Molluscs vs. bacteria: New finding on marine natural products biosynthesis

Molluscs vs. bacteria: New finding on marine natural products biosynthesis

The gastropod mollusc Scaphander lignarius — a marine invertebrate found in North Atlantic and Mediterranean water — is the first organism, besides bacteria, in which the biosynthesis of lignarenones, organic molecules involved in organism’s chemical defence, has been identified.

via ScienceDaily: Ecology News:

July 25, 2013 — The gastropod mollusc Scaphander lignarius — a marine invertebrate found in North Atlantic and Mediterranean water — is the first organism, besides bacteria, in which the biosynthesis of lignarenones, organic molecules involved in organism’s chemical defence, has been identified. This is one of the main conclusions of an article published on the cover of the journal ChemBioChem.Experts Conxita Àvila and Anna Domènech-Coll, from the Department of Animal Biology at the Faculty of Biology of the UB, affiliated centre with the campus of international excellence BKC, collaborated in the article, which is also signed by Guido Cimino, Angelo Fontana and Adele Cutignano (Institute of Biomolecular Chemistry, Naples), and other international experts.Chemical strategies to survive on seabedOpisthobranchs are a group of marine invertebrates that constitute a source of marine bioactive products. Scaphander lignarius is a benthic mollusc that belongs to the order Cephalaspidea — the most primitive opisthobranchs — and lives on moody sand bottoms. It is common to find this opisthobranch gastropod, which eats forams, polychaetes and small marine bivalves, in fishing trawlers’ activity. In marine ecophysiology studies, it is a model to study chemical defence strategies — with secondary metabolites — to compensate the loss or reduction of its mechanical protection (shell).Professor Conxita Àvila, who also coordinates Actiquim-II, a research project to study natural marine products in Antarctic ecosystems and determine their potential for use in pharmacological applications, points out that “lignarenones are secondary metabolites which work as potential alarm pheromones in natural ecosystems.” “Secondary metabolites — she adds — are an extremely diverse group of natural compounds synthesized by organisms and molecules involved in ecological interactions among organisms and the environment.”Lignarenones synthesis: a link between bacteria and opisthobranchsOrganisms show a great variety of physiological adaptations to their habitat. The article published on the journal ChemBioChem reveals that this opisthobranch is able to synthetize lignarenones, a biological function that was exclusively associated to prokaryotes until now. Lignarenone biosynthesis revealed a polyketide pathway primed by benzoic acid in the cytoplasm of specialised eukaryotic cells. Besides identifying this biosynthesis route in Scaphander lignarius, the article also shows that polyketide biosynthesis is associated with specialised molluscan cells, Blochmann’s glands, which are distributed in biosynthetic tissue localised in the vulnerable mantle of the mollusc.The research extends scientific knowledge on the role that marine invertebrates play in natural products biosynthesis. “This is the first direct evidence — highlights Conxita Àvila — that confirms the biological ability of this group of marine invertebrates to synthetize this type of natural products. Therefore, this lineage of gastropods is genetically able to produce this type of metabolites, which are useful for their survival.” According to the expert, “this ability is not derived from a symbiotic relationship with bacteria; the biosynthetic process suggests genetic convergence across different kingdoms.”Besides synthetizing lignarenones, Scaphander lignarius shares other ability with prokaryotes. …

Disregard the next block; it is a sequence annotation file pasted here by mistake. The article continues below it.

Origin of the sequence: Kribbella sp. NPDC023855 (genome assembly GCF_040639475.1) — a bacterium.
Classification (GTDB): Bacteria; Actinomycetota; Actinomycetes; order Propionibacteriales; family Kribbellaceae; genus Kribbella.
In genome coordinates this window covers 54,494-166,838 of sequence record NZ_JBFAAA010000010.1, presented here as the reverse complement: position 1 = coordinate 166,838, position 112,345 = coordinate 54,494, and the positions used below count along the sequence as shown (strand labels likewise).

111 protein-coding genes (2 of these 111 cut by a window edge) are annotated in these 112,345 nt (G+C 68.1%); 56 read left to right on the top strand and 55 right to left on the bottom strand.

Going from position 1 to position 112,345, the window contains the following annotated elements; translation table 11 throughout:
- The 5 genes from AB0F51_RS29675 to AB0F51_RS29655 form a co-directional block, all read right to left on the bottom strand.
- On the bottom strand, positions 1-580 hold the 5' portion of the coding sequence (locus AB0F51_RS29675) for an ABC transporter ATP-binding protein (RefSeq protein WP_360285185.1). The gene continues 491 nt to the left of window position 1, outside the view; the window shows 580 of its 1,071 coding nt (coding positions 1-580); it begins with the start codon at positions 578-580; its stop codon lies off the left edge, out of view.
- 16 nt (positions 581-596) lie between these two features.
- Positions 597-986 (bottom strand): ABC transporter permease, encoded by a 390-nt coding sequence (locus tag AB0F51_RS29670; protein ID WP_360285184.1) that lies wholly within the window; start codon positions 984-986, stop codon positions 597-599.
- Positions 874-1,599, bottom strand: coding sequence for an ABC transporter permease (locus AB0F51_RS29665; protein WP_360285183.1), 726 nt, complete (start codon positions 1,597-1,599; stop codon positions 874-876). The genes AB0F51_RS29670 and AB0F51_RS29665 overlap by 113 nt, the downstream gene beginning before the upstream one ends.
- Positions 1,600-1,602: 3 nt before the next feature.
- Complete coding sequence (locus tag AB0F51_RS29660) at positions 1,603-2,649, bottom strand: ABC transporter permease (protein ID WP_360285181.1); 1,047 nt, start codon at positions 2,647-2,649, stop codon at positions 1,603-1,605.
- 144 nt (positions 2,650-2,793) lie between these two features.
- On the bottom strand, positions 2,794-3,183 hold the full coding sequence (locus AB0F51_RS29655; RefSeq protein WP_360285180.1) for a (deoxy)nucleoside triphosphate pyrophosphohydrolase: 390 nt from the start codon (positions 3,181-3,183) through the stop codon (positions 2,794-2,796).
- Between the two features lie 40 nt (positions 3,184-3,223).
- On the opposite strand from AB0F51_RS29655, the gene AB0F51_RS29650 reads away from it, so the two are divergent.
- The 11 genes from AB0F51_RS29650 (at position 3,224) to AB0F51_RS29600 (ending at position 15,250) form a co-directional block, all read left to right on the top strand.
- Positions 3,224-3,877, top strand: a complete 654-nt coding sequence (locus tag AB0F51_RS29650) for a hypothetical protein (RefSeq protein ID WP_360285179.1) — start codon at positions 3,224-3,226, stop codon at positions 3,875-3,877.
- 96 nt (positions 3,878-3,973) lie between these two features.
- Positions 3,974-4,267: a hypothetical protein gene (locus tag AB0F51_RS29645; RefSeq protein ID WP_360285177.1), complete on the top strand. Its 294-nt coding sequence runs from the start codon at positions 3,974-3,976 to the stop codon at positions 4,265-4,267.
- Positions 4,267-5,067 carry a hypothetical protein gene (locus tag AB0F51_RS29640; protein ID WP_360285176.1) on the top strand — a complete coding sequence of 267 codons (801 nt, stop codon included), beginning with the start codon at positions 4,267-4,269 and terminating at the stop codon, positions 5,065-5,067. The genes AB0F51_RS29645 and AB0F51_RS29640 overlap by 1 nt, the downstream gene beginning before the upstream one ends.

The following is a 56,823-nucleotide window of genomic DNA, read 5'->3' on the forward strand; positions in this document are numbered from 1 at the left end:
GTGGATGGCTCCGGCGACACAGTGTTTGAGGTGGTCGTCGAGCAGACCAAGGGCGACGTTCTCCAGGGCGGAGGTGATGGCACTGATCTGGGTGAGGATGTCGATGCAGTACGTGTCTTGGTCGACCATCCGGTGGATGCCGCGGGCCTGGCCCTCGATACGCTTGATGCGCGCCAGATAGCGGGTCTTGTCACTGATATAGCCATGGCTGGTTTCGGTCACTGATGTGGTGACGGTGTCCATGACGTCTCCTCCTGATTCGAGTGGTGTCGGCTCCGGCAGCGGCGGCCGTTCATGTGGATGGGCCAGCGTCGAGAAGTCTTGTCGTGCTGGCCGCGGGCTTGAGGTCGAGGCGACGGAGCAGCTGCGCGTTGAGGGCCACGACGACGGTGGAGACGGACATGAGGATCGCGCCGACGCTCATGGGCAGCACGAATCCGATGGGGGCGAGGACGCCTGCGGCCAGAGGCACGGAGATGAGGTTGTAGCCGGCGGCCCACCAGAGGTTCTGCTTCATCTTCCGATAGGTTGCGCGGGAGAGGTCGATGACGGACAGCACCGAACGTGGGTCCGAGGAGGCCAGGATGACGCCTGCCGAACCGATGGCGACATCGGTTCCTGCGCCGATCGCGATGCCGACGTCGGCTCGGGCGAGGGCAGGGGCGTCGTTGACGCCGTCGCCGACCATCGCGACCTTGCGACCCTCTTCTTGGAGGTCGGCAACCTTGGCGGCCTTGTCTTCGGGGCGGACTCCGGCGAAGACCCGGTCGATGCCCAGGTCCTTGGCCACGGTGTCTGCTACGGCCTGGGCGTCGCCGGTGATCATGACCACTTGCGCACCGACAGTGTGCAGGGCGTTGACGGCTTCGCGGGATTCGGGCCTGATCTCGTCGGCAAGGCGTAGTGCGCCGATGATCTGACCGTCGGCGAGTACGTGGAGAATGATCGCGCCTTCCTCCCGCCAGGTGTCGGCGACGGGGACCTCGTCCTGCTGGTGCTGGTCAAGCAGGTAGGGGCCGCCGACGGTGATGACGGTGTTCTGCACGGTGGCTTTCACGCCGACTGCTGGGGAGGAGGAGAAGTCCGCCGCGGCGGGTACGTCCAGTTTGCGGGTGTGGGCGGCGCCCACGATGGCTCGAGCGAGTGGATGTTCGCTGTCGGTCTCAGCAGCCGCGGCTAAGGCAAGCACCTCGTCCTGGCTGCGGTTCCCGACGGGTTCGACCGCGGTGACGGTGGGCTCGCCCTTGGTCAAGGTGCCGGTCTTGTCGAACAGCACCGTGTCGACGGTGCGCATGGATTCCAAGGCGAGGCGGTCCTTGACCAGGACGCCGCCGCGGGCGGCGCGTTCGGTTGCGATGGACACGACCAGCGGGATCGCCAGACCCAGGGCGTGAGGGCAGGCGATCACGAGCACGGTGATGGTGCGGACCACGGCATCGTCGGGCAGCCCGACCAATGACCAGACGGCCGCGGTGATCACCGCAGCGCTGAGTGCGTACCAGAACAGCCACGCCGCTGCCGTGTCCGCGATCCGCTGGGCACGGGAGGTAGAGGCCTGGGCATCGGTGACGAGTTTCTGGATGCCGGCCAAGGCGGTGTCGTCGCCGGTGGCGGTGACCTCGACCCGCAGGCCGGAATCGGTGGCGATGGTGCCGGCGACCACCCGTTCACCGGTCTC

For more info: Molluscs vs. bacteria: New finding on marine natural products biosynthesis

ScienceDaily: Ecology News

Molluscs vs. bacteria: New finding on marine natural products biosynthesis

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